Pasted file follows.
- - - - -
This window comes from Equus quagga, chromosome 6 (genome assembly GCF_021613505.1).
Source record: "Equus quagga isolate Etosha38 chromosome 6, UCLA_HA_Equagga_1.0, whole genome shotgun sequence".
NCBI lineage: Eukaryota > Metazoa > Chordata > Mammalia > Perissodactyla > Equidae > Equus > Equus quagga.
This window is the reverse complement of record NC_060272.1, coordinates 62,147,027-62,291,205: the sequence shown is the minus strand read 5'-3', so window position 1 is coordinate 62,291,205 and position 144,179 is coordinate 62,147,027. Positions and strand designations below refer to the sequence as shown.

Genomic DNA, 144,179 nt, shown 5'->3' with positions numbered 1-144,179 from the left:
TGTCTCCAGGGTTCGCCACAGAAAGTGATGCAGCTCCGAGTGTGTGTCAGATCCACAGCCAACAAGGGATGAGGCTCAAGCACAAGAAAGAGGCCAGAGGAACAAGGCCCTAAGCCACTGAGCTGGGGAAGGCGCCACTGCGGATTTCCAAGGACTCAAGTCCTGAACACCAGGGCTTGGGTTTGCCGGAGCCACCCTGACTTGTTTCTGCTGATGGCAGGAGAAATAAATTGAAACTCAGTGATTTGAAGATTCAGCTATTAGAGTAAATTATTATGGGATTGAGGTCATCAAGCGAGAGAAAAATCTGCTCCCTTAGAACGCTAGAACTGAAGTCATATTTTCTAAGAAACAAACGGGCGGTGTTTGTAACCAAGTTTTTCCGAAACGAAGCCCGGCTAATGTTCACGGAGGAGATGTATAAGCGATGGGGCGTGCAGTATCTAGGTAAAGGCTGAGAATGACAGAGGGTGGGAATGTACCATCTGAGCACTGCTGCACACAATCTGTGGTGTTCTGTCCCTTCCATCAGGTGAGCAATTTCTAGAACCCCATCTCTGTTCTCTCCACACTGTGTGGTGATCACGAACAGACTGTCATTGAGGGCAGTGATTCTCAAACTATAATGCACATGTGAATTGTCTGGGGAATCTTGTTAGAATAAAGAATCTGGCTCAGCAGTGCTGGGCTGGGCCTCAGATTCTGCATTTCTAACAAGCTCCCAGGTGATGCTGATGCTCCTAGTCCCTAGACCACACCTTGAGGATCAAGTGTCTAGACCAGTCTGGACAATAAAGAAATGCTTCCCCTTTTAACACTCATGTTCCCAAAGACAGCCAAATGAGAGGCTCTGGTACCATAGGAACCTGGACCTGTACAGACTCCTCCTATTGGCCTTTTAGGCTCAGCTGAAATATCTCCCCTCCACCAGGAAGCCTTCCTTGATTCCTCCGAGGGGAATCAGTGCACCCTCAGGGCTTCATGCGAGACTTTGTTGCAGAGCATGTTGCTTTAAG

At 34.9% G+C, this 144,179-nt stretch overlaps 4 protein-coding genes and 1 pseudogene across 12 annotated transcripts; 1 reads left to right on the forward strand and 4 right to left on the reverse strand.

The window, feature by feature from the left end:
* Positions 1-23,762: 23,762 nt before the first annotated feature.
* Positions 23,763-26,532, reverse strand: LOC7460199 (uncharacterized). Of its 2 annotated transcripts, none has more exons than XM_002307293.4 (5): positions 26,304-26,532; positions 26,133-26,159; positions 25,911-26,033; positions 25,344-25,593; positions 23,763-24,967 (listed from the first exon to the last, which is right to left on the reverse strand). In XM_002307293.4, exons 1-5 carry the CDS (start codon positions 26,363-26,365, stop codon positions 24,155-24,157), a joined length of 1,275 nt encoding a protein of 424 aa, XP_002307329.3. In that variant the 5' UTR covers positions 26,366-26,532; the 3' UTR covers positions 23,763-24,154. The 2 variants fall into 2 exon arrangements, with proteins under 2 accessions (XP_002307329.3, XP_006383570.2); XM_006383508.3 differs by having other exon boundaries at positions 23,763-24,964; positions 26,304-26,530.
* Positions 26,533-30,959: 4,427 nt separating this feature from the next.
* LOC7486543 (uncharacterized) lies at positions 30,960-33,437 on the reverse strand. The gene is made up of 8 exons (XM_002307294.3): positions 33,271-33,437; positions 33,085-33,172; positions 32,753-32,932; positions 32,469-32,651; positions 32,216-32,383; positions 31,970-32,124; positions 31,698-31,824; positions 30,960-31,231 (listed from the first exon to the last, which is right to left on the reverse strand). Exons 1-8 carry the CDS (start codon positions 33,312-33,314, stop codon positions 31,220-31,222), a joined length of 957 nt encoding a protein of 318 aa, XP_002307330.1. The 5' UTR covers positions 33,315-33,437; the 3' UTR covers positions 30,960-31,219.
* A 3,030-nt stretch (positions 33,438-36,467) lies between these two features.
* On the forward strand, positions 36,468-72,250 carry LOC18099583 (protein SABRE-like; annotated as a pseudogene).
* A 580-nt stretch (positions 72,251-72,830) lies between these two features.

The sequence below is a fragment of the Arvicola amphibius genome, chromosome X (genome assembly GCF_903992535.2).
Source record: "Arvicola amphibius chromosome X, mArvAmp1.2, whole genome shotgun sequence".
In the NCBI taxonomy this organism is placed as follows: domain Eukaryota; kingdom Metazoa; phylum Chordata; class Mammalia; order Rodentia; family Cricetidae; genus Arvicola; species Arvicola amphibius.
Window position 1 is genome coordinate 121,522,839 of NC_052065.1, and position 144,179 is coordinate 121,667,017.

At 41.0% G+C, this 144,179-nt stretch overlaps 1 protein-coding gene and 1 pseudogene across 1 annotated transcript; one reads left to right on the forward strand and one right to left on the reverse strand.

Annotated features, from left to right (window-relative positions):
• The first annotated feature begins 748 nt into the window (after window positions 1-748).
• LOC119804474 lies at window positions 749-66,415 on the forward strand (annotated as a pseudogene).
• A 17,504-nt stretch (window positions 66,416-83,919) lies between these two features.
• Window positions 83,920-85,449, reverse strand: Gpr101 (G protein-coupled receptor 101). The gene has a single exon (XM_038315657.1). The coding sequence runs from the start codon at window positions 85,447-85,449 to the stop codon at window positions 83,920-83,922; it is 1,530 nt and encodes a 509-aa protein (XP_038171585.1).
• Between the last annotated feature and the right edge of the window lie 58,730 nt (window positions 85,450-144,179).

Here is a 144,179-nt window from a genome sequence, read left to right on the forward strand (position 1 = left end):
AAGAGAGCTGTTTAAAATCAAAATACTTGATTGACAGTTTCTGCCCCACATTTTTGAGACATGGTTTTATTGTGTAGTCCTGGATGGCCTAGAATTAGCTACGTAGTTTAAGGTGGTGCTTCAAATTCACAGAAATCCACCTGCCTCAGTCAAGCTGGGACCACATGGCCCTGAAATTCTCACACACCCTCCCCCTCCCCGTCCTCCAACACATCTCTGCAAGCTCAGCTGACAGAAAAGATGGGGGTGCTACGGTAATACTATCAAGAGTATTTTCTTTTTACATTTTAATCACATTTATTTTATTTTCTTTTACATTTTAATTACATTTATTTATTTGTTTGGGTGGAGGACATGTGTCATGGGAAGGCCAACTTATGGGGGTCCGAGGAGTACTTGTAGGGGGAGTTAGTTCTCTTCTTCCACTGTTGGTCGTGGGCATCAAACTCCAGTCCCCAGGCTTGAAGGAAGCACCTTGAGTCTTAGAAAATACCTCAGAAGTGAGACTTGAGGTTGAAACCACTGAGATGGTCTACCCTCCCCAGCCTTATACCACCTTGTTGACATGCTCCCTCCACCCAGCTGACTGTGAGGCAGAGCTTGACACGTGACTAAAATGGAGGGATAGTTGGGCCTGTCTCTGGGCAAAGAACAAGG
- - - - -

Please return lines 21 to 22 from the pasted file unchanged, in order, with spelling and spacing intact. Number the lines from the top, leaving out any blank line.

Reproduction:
Annotated features, from left to right (window-relative positions):
• The first annotated feature begins 748 nt into the window (after window positions 1-748).